Firefox 52 Nightly: plugin support (except Flash) dropped

Martin Brinkmann
Oct 6, 2016

If you run Firefox Nightly, currently at version 52, you may have noticed that plugins that you may have used in the past are no longer supported in the browser.

So-called NPAPI plugins such as Java, Silverlight or Flash are on their way out. While the time frame varies browser by browser, all major browser developers announced the end of NPAPI support.

Mozilla did so about a year ago on October 8, 2015 stating that plugins were the source for performance, crash and security incidents.

The organization published a schedule recently that details when support for NPAPI plugins end in Firefox.

The first Firefox version to ship without support for NPAPI plugins by default -- except for Adobe Flash -- is Firefox 52.

Mozilla plans to ship that version with an override that allows you to turn support back on in Firefox 52. This override is removed from Firefox 53 however, and the only Firefox version with support for NPAPI plugins onward is Firefox 52 ESR.

Firefox 52: end of NPAPI

firefox 52 no plugins

The end of NPAPI in Firefox 52 affects all plugins except for Adobe Flash. Flash is still widely used, and the chance is high that this won't change in the coming six months.

Note: You may still see content listed under plugins, namely Content Decryption Modules or Video Codecs. These don't use NPAPI and will continue to work just fine in Firefox.

Eventually though, Flash NPAPI support will also be removed from Firefox. This may coincide with Mozilla bringing Pepper Flash, the same that is used by Google Chrome, to Firefox.

First, lets take a look at the timeline of events:

  1. March 7, 2017 -- Firefox 52 and Firefox 52 ESR are released. All plugins but Flash are disabled by default. Mozilla Firefox users may flip a preference switch to enable support for non-Flash NPAPI plugins in Firefox 52. Firefox 52 ESR will support plugins throughout its lifecycle (until Firefox 60 ESR is released). Firefox users may flip the preference plugin.load_flash_only to false to re-enable support for other NPAPI plugins.
  2. April 18, 2017 -- The release of Firefox 53 marks the end of NPAPI plugin support in Firefox. The override preference is removed. Flash is the only plugin left standing.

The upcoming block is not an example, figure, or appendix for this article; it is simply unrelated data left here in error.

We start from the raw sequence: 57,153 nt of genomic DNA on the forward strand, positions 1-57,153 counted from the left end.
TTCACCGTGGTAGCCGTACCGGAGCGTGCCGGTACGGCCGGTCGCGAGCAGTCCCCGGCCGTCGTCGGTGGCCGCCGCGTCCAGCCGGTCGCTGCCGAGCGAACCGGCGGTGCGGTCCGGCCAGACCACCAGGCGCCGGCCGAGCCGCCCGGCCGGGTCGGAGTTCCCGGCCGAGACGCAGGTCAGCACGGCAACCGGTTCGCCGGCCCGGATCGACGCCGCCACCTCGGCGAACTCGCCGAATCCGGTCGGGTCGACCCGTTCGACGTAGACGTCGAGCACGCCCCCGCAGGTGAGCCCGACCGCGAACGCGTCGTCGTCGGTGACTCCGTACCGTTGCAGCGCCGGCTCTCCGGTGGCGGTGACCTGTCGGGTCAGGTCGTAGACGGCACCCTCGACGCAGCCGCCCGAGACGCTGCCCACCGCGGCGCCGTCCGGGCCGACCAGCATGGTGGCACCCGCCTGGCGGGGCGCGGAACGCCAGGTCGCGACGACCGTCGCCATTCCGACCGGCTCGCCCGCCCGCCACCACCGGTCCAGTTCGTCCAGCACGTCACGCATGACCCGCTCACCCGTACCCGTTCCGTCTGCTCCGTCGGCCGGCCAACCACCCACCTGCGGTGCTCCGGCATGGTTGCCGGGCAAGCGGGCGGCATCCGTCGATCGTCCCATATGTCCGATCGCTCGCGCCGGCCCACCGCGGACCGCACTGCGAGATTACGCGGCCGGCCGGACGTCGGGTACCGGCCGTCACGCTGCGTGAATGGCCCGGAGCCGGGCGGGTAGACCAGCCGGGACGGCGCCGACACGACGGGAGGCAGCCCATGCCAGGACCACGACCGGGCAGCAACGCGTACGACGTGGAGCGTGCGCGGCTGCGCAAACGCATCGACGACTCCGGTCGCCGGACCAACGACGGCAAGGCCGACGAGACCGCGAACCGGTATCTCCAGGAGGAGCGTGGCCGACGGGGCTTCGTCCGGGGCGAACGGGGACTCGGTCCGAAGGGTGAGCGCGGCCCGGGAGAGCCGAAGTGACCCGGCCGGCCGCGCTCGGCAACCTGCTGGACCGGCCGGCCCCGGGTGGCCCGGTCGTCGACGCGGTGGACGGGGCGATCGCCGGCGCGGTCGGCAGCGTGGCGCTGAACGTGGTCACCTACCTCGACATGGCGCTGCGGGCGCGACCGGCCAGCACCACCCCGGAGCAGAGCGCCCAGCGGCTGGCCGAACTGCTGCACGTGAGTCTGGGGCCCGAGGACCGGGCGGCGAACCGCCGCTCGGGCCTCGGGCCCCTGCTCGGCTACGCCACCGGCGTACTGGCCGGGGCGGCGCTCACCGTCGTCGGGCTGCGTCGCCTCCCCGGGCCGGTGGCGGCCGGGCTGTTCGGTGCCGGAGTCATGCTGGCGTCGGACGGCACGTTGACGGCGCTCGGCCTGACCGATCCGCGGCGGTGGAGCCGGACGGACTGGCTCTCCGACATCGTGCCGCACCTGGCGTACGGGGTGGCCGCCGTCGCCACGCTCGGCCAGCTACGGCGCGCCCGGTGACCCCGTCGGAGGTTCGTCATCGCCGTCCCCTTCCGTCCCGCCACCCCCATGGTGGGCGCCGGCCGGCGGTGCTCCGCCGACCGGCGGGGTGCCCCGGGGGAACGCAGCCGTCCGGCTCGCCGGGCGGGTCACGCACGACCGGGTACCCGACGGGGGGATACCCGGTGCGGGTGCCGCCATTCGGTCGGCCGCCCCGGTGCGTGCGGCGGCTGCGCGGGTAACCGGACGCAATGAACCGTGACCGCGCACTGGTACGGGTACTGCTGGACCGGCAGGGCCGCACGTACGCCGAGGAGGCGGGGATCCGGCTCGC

3. First half of 2018 (May) -- Firefox 60 ESR is released.

So, Enterprise customers and users who rely on plugins may switch over to Firefox 52 ESR for the time being to extend support for another year.

Starting today, new profiles that you create in Firefox 52 Nightly will block all plugins but Flash from being used by the browser. From tomorrow onward, this will also be the case for existing Firefox profiles.

You can track the removal of NPAPI support on Bugzilla. (via Sören Hentzschel)

Firefox 52 Nightly: plugin support (except Flash) dropped
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Firefox 52 Nightly: plugin support (except Flash) dropped
If you run Firefox Nightly 52, you may have noticed that plugins that you may have used in the past are no longer supported in the browser.
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  1. MasterCATZ said on March 12, 2017 at 5:45 am

    can not get flash v25 working with FF 52 or FF 53 … on ubuntu 16.1

  2. ConstantuS said on October 16, 2016 at 11:56 am

    Firefox Nightly x64 crashes after clear install on new system (((

  3. Heimen Stoffels said on October 15, 2016 at 12:05 pm

    And Firefox isn’t the only one. Web (formerly Epiphany) for Linux also dropped plugin support on the current Git version:

  4. Bah Humbug said on October 8, 2016 at 5:01 pm

    Nuance Dragon NaturallySpeaking 13 and PDF X-Change Editor 6 both use Firefox plugins and are under threat then? Those are very popular programs!

    1. Martin Brinkmann said on October 8, 2016 at 6:08 pm